One of the assumptions in section 3 and in the R16 theory for CAPE is to neglect the virtual (water vapor) effect on density. To assess the omission of the virtual effect, we alter the buoyancy calculation, replacing virtual temperature with temperature, in the algorithm’s CAPE subroutine. Table 1 shows that this decreases the PI by ≈3% (no virtual effect).
The R16 theory also assumes that the parcel (subscript p) buoyancy can be approximated by the ratio of the temperature difference relative to the environment (subscript e) and the tropospheric average temperature: b ∝ (T_{p} − T_{e})/T_{avg}. The PI algorithm computes CAPE as an integral in pressure, rather than altitude. Therefore, we replace the pressure of the R16 sounding—obtained by hydrostatic integration of the vertically varying temperature—with an approximate pressure that is a hydrostatic integration using the tropospheric average temperature T_{avg}. Table 1 shows that this increases the PI by ≈0.1% (buoyancy approximation). When all three approximations are used simultaneously, the PI decreases by ≈6.9% (Table 1, all), suggesting that these small approximations add close to linearly.
Table 1 also shows the percentage change in PI when the surface temperature is warmed by 1 K, holding the surfacetoair temperature difference fixed. One might take this to be a starting point for the magnitude of the sensitivity of PI to global warming; however, energetically consistent climate change simulations typically have decreases in the surfacetoair temperature difference and increases in surface relative humidity (e.g., Richter and Xie 2008), which would reduce the PI increase. The standard algorithm has a 4.1% increase in PI for this simple warming case and all of the algorithms have comparable sensitivities (Table 1, bottom row). For this perturbation, the new formula (17) has a 3.5% increase and the Carnot formula (1) has a 3.2% increase. This shows that the assumptions used in the derivation are modest not only in terms of the climatological PI, but also for the response to climate perturbations.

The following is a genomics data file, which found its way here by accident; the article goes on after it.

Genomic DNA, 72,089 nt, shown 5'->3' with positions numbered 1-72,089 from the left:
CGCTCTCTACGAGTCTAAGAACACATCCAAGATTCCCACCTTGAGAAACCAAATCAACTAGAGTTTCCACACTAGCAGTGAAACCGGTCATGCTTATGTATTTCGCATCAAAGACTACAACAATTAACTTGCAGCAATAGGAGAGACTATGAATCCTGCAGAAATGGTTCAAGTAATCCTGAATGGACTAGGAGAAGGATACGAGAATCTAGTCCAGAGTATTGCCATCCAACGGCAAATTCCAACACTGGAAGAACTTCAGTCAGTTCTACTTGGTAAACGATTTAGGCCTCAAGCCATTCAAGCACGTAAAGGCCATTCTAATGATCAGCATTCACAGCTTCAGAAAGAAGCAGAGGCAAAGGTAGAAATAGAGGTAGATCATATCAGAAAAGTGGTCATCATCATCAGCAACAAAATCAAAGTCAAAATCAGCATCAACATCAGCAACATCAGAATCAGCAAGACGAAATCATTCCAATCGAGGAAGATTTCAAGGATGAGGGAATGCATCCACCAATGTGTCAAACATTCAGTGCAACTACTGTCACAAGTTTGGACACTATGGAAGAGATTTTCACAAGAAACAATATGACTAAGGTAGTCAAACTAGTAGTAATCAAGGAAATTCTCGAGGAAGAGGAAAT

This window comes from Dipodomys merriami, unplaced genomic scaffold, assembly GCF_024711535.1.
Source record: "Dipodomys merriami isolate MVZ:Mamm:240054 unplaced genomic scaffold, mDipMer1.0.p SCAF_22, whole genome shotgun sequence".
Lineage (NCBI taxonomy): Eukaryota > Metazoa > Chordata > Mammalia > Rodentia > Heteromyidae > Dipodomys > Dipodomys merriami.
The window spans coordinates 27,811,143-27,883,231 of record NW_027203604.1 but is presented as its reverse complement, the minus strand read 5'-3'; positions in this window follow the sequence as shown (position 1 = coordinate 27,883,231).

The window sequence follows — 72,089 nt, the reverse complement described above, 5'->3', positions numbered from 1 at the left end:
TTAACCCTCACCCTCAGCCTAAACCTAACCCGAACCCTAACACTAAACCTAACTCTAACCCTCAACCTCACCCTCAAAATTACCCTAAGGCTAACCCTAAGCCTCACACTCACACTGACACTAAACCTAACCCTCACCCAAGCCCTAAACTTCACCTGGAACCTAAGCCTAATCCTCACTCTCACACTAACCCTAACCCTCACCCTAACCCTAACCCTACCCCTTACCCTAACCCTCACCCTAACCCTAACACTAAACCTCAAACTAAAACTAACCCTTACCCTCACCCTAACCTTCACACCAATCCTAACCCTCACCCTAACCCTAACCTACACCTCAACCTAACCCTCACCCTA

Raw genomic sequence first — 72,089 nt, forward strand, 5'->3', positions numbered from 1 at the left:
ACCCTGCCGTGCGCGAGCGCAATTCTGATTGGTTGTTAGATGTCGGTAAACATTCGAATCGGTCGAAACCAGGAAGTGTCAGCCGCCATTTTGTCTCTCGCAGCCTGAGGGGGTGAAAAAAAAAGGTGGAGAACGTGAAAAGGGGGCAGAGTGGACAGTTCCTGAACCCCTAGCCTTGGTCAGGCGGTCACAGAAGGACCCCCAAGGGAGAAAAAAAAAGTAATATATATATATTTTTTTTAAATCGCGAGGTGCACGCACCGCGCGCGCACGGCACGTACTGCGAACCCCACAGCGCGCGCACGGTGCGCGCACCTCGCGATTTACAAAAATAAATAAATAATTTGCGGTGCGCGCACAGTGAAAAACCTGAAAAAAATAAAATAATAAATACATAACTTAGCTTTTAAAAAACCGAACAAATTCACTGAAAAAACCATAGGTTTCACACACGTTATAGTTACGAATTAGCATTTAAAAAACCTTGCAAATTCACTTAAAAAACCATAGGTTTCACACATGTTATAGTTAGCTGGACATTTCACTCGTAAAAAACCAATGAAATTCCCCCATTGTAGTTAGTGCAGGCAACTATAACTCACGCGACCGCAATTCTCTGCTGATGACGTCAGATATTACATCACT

In summary, the conditions used to derive the equivalence of PI forms and the approximations used in the derivation of (17) modestly alter the PI for Earthlike conditions, when they are used in the numerical CAPEbased PI algorithm. This shows that climatological values of PI can be recovered with the simplifications used in the derivations. Furthermore, the sensitivity to a simple warming case is little changed by these approximations.
b. Application to surface relative humidity changes
The Carnot approximate PI formula (1) and the newly derived CAPEbased approximate PI formula (17) have similar dependence on outflow temperature T_{o} and sea surface temperature T_{s}. Therefore, we turn again to changes in surface relative humidity
The CAPEbased approximate formula (17) will have increasing PI from increasing surface–air disequilibrium, like the Carnot formula, but it also has a dependence on
The CAPEbased PI algorithm varies from velocity PI near 190 to 55 m s^{−1} across this range of soundings (Fig. 2c, blue solid line). Taking the Earthlike
We note that since we effectively enforce different near–surface thermodynamic disequilibrium for all
In summary, both the Carnot formula and new approximate formula slightly overestimate the sensitivity to systematically varied surfaceair relative humidity compared to a numerical CAPEbased calculation with the same assumptions and underestimate the sensitivity compared to the CAPE–PI algorithm. Nevertheless, these differences only emerge for fairly low surface relative humidity, rather than in Earthlike situations.
6. Conclusions